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Tinkering with CPR, blood substitutes

The CPR basics of pump-and-breathe keep getting refined.

While investigating the usefulness of a medical device, a team of researchers noticed that paramedics were giving too many breaths to patients when administering CPR, said the study published electronically on Monday by the journal Circulation.

(The headline of this article is misleading. It isn't that "too much CPR" is a bad thing; it's that performing CPR less than optimally is, well, less than optimal.) We keep learning more about what "optimal" really is.

ACLS keeps being tinkered with too. Vasopressin now seems all the rage:

Vasopressin use among patients with post-event asystole, however, was associated with significantly higher rates of hospital admission and hospital discharge. For these patients, use of vasopressin rather than epinephrine conferred about a 40 percent greater likelihood of survival to admission.

And paramedics in Denver are now carrying the blood substitute PolyHeme:

“We are pleased that patient enrollment in this ambulance trial with a blood substitute may now begin,” said Ernest E. “Gene” Moore, M.D., Chief of Surgery and Trauma Services, Denver Health’s principal investigator. “This study could potentially lead to a change in the initial treatment of critically injured and bleeding patients that may result in improved survival.”

All in all, it seems like a great time to be in emergency medicine!

Comments

Read between the lines of the first two studies. There are real gremlins waiting to bite there.

Now here's something that actually helps survival of post-arrest patients

http://www.medscape.com/viewarticle/458347

Whoa! There is a blood substitute? Then why do I crack a vein once every 8 weeks to give up my precious O Neg Liquid of Life?

The studies are weak. Which makes me wonder about how the media makes decisions about reporting medical research. The CPR study is a great example, both the article I linked to and the one in the New York Times. Misleading headlines, and coverage of insignificant results. Why?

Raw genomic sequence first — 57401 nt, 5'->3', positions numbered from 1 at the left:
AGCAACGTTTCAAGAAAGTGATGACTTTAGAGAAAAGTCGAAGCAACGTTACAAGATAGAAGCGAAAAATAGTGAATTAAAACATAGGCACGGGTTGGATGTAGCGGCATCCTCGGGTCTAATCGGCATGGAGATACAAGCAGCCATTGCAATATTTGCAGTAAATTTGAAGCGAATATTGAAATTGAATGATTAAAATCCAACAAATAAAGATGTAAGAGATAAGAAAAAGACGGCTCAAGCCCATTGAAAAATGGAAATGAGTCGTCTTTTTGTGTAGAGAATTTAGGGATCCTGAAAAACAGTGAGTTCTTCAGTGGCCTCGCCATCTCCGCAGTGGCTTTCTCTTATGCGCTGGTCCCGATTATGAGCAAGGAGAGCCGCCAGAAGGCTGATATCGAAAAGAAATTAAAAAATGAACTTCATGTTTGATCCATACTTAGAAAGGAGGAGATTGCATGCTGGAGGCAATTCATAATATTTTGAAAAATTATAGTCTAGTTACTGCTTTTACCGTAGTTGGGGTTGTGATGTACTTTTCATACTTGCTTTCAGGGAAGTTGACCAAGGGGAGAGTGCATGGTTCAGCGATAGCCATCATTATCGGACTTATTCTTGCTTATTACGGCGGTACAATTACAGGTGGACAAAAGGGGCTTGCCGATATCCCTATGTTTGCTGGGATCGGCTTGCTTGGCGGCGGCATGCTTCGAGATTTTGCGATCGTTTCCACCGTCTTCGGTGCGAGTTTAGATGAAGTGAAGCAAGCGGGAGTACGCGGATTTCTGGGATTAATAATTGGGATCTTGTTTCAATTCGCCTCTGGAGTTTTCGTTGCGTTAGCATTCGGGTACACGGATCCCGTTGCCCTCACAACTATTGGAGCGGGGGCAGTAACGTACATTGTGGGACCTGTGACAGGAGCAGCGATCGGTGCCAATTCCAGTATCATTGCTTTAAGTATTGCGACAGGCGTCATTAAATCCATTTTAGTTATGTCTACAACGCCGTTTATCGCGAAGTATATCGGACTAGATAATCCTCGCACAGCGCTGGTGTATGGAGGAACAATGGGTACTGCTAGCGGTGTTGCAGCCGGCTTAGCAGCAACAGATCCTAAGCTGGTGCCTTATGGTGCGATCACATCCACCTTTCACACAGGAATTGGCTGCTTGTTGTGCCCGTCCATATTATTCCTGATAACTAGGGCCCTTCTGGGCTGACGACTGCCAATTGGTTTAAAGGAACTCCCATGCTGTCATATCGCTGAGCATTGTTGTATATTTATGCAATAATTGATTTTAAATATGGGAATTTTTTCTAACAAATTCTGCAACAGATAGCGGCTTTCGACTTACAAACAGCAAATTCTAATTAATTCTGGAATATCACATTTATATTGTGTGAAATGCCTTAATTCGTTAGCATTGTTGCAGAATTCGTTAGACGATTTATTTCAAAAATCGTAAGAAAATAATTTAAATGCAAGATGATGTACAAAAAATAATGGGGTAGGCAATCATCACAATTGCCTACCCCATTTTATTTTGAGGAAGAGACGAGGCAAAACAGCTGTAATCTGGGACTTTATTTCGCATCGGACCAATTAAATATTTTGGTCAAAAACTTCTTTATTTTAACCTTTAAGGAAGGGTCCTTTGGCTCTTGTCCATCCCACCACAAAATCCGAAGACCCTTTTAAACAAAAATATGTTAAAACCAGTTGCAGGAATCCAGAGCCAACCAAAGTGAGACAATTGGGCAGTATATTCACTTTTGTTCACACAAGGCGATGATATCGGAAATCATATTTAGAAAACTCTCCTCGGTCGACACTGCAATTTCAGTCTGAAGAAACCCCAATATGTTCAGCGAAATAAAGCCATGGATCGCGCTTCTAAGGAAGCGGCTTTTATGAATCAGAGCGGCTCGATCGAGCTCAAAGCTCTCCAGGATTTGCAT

Jkrasch: you're O-neg? Congratulations! (And simultaneously, please accept my condolences...)

:)

Lutheran is starting a program where, if the call is cardiac and the paramedic gets a possible cardiac problem off the 12-lead, they can call in and assemble the cath team before they reach the hospital. Apparently a few other hospitals have tried it and, while at first the success rate on actual cardiac problems was 50%, it's now up to over 90% and it's getting people in to the cath lab an hour sooner. Highland is going to start in a few months after they've done a test run with Pridemark.
Highland is also about to get epi pens for EMT's to use on first time anaphalaxis patients (since that's what most of them are that we'll get called to). Yay more drugs for me to administer that I can carry with me!!

As an EMS junkie, I love to see the scope of paramedic practice expanded in ways which really help, as the Lutheran program seems to. The bonus is that it makes practicing as a paramedic more fun.

Same goes for EMTs, and epi pens. Everyone always worries about the risk of misadministration, but with solid training and rational protocols, I don't think this has to be a problem. The key, as always, is to get competent people out on the streets, and then support them as vital components of the whole emergency medical system.